Home >  Get the Full AR/VR Picture
Toggle Font Size

In the race to stand out in the Higher Education world, tech innovation must be top-of-mind for IT administrators, staff, and faculty alike. While we often look to new processors or the latest monitor to boost campus productivity, these improvements are only half the battle. In order to truly innovate—and, therefore truly succeed within Higher Education—institutions must look beyond traditional means of instruction. In fact, they must look to completely new planes of reality. That’s where Augmented Reality (AR) and Virtual Reality (VR) come in.

AR and VR are two platforms that have made the rounds within tech circles, but they’re routinely pigeonholed into the video game or entertainment category. However, when one takes a deeper look at the capabilities of these technologies, alongside the needs of the Higher Education market, the connection is clear. Simply put, AR and VR enhance today’s changing classroom environment while simultaneously preparing for the future of education as a whole.

The Market

Before one can gain an understanding of exactly how AR and VR work to benefit institutions of higher learning, it’s helpful to take a quick look at the AR/VR and Higher Education markets as a whole. As of 2020, there are 19.66 million students enrolled in colleges and universities across the United States—making up about 28% of the entire education market.1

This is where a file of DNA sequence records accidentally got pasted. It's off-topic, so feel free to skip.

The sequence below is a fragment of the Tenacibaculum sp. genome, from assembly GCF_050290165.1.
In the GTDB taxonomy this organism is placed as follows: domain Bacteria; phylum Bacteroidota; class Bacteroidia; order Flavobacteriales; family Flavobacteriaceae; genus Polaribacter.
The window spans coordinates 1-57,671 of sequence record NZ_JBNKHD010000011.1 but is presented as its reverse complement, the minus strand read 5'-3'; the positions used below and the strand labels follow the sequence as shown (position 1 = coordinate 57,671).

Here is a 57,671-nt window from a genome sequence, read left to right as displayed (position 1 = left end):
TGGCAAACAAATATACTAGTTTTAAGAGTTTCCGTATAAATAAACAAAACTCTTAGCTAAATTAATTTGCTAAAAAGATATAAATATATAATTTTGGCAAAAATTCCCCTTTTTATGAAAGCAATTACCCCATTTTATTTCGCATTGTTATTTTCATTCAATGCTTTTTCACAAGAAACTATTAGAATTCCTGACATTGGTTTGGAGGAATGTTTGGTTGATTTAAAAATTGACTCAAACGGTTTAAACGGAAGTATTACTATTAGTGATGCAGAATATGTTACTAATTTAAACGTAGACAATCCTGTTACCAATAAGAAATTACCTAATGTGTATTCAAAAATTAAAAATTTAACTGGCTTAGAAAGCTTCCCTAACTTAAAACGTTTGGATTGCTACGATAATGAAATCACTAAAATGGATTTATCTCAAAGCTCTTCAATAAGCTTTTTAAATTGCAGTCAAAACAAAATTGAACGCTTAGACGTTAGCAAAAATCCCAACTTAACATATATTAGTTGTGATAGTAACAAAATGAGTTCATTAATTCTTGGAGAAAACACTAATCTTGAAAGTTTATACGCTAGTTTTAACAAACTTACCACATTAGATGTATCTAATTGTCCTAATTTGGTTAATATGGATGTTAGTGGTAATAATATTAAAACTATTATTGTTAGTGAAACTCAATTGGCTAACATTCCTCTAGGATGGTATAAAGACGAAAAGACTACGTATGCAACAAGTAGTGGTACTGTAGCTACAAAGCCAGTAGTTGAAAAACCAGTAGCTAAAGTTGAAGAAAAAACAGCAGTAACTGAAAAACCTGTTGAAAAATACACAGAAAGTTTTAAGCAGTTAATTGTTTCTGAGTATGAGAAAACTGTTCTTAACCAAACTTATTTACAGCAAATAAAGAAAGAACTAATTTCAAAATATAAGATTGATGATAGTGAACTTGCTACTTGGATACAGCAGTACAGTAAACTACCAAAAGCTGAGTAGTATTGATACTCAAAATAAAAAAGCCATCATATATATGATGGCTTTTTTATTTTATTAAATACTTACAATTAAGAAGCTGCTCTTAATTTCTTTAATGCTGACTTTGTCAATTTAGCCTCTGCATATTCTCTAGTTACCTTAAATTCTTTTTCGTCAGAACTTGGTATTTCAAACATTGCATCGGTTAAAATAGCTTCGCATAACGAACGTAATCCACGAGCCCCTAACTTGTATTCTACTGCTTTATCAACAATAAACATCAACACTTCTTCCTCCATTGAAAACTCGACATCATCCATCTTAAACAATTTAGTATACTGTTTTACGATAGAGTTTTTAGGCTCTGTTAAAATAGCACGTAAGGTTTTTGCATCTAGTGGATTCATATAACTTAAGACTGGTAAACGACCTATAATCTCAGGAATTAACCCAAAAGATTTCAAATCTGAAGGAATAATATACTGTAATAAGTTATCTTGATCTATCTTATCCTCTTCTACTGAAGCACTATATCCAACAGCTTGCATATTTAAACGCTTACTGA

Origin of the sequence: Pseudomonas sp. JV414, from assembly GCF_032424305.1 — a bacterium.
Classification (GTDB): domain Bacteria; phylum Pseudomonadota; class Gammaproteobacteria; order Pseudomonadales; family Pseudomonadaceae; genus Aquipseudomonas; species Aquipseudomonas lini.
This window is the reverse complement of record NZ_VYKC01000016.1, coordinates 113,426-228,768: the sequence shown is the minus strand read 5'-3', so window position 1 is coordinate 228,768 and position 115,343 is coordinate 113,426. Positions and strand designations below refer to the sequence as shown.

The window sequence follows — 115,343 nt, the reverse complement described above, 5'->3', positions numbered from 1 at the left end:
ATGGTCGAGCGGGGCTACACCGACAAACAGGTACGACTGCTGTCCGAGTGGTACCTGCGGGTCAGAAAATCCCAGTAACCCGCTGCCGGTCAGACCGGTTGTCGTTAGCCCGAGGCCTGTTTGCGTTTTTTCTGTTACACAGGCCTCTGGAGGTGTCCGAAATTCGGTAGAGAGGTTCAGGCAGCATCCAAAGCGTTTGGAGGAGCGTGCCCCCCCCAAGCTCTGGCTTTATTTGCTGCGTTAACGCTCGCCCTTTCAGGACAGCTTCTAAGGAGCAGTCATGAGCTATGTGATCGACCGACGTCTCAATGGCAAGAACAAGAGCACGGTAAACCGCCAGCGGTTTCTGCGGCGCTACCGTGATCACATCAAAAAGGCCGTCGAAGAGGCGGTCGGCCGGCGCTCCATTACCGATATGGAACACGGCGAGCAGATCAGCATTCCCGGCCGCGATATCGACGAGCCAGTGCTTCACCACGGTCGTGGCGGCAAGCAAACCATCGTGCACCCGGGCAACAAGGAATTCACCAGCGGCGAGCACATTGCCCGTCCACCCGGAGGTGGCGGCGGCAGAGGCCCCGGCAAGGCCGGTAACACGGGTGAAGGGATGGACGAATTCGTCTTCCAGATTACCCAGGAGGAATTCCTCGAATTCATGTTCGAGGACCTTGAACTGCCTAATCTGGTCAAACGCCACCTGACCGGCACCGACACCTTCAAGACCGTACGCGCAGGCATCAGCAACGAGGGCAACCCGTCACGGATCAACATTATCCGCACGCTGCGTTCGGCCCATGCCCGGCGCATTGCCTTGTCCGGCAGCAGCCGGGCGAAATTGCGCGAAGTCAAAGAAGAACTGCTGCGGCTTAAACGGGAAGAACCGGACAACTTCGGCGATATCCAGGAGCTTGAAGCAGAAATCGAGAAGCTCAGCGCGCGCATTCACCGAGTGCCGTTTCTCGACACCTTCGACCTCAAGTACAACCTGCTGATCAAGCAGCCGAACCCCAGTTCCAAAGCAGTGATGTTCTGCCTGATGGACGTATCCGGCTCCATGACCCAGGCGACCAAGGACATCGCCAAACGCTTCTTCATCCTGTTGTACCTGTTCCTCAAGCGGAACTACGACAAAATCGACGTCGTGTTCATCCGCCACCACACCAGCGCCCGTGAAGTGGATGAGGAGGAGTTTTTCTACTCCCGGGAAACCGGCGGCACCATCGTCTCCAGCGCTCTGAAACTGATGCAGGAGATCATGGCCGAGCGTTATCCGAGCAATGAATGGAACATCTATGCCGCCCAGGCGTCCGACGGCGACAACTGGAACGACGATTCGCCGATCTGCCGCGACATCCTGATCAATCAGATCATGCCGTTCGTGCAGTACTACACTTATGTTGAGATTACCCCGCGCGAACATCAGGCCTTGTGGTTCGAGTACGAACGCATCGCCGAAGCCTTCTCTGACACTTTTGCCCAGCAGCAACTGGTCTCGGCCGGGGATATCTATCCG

The sheer volume of students in the US has contributed to the education sector being named in the top two most applicable markets for AR/VR.2 And, as that number continues to grow, the desire for these new platforms is slated to grow with it. In fact, according to ABI Research, the market for AR in education will hit $5.3 billion in 2023, and VR education will hit $640 million in 2023.3

The Technology

These technologies are slated to keep growing—what exactly are they? What’s the difference between AR and VR, and what are the benefits of using these platforms? Well, let’s start with VR.